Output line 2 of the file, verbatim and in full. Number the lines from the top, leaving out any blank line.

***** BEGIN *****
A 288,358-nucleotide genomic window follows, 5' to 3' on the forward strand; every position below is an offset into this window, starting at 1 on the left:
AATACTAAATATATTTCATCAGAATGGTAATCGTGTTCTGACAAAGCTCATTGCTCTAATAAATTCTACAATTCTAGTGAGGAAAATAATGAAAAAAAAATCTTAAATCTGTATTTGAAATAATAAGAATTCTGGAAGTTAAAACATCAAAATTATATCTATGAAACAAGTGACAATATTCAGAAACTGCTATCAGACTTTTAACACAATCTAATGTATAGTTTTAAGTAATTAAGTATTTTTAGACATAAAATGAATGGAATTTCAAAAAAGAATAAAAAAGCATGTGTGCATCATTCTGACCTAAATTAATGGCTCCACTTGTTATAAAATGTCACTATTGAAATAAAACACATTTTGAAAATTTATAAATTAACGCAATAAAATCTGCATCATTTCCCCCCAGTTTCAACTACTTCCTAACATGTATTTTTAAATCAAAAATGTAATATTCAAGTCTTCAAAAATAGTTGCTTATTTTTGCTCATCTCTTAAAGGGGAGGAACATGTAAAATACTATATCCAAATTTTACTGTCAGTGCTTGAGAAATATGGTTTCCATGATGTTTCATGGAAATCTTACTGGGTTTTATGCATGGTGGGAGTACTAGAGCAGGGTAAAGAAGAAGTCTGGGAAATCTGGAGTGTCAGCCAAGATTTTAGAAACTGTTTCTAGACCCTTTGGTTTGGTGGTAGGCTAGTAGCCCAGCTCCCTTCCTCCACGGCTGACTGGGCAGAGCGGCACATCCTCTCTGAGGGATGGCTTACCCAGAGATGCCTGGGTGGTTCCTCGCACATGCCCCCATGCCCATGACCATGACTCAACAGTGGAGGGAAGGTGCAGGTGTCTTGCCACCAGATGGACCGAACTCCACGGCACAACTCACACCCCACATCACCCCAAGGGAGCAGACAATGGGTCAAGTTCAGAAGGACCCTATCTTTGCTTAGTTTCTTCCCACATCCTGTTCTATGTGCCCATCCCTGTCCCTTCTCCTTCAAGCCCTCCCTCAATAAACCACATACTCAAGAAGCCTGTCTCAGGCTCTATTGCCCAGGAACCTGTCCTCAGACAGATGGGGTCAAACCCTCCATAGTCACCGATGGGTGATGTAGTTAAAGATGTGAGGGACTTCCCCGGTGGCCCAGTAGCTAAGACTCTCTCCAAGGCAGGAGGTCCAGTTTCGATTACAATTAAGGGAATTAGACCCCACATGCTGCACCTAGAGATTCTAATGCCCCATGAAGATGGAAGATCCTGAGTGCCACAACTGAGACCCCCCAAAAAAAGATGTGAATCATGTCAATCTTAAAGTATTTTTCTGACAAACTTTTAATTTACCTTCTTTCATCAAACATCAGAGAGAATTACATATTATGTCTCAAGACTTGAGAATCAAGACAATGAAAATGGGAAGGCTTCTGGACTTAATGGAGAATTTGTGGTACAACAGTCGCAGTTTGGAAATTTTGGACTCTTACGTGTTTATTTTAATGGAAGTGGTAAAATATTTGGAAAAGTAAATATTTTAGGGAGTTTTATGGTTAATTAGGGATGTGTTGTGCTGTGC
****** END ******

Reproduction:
AATACTAAATATATTTCATCAGAATGGTAATCGTGTTCTGACAAAGCTCATTGCTCTAATAAATTCTACAATTCTAGTGAGGAAAATAATGAAAAAAAAATCTTAAATCTGTATTTGAAATAATAAGAATTCTGGAAGTTAAAACATCAAAATTATATCTATGAAACAAGTGACAATATTCAGAAACTGCTATCAGACTTTTAACACAATCTAATGTATAGTTTTAAGTAATTAAGTATTTTTAGACATAAAATGAATGGAATTTCAAAAAAGAATAAAAAAGCATGTGTGCATCATTCTGACCTAAATTAATGGCTCCACTTGTTATAAAATGTCACTATTGAAATAAAACACATTTTGAAAATTTATAAATTAACGCAATAAAATCTGCATCATTTCCCCCCAGTTTCAACTACTTCCTAACATGTATTTTTAAATCAAAAATGTAATATTCAAGTCTTCAAAAATAGTTGCTTATTTTTGCTCATCTCTTAAAGGGGAGGAACATGTAAAATACTATATCCAAATTTTACTGTCAGTGCTTGAGAAATATGGTTTCCATGATGTTTCATGGAAATCTTACTGGGTTTTATGCATGGTGGGAGTACTAGAGCAGGGTAAAGAAGAAGTCTGGGAAATCTGGAGTGTCAGCCAAGATTTTAGAAACTGTTTCTAGACCCTTTGGTTTGGTGGTAGGCTAGTAGCCCAGCTCCCTTCCTCCACGGCTGACTGGGCAGAGCGGCACATCCTCTCTGAGGGATGGCTTACCCAGAGATGCCTGGGTGGTTCCTCGCACATGCCCCCATGCCCATGACCATGACTCAACAGTGGAGGGAAGGTGCAGGTGTCTTGCCACCAGATGGACCGAACTCCACGGCACAACTCACACCCCACATCACCCCAAGGGAGCAGACAATGGGTCAAGTTCAGAAGGACCCTATCTTTGCTTAGTTTCTTCCCACATCCTGTTCTATGTGCCCATCCCTGTCCCTTCTCCTTCAAGCCCTCCCTCAATAAACCACATACTCAAGAAGCCTGTCTCAGGCTCTATTGCCCAGGAACCTGTCCTCAGACAGATGGGGTCAAACCCTCCATAGTCACCGATGGGTGATGTAGTTAAAGATGTGAGGGACTTCCCCGGTGGCCCAGTAGCTAAGACTCTCTCCAAGGCAGGAGGTCCAGTTTCGATTACAATTAAGGGAATTAGACCCCACATGCTGCACCTAGAGATTCTAATGCCCCATGAAGATGGAAGATCCTGAGTGCCACAACTGAGACCCCCCAAAAAAAGATGTGAATCATGTCAATCTTAAAGTATTTTTCTGACAAACTTTTAATTTACCTTCTTTCATCAAACATCAGAGAGAATTACATATTATGTCTCAAGACTTGAGAATCAAGACAATGAAAATGGGAAGGCTTCTGGACTTAATGGAGAATTTGTGGTACAACAGTCGCAGTTTGGAAATTTTGGACTCTTACGTGTTTATTTTAATGGAAGTGGTAAAATATTTGGAAAAGTAAATATTTTAGGGAGTTTTATGGTTAATTAGGGATGTGTTGTGCTGTGC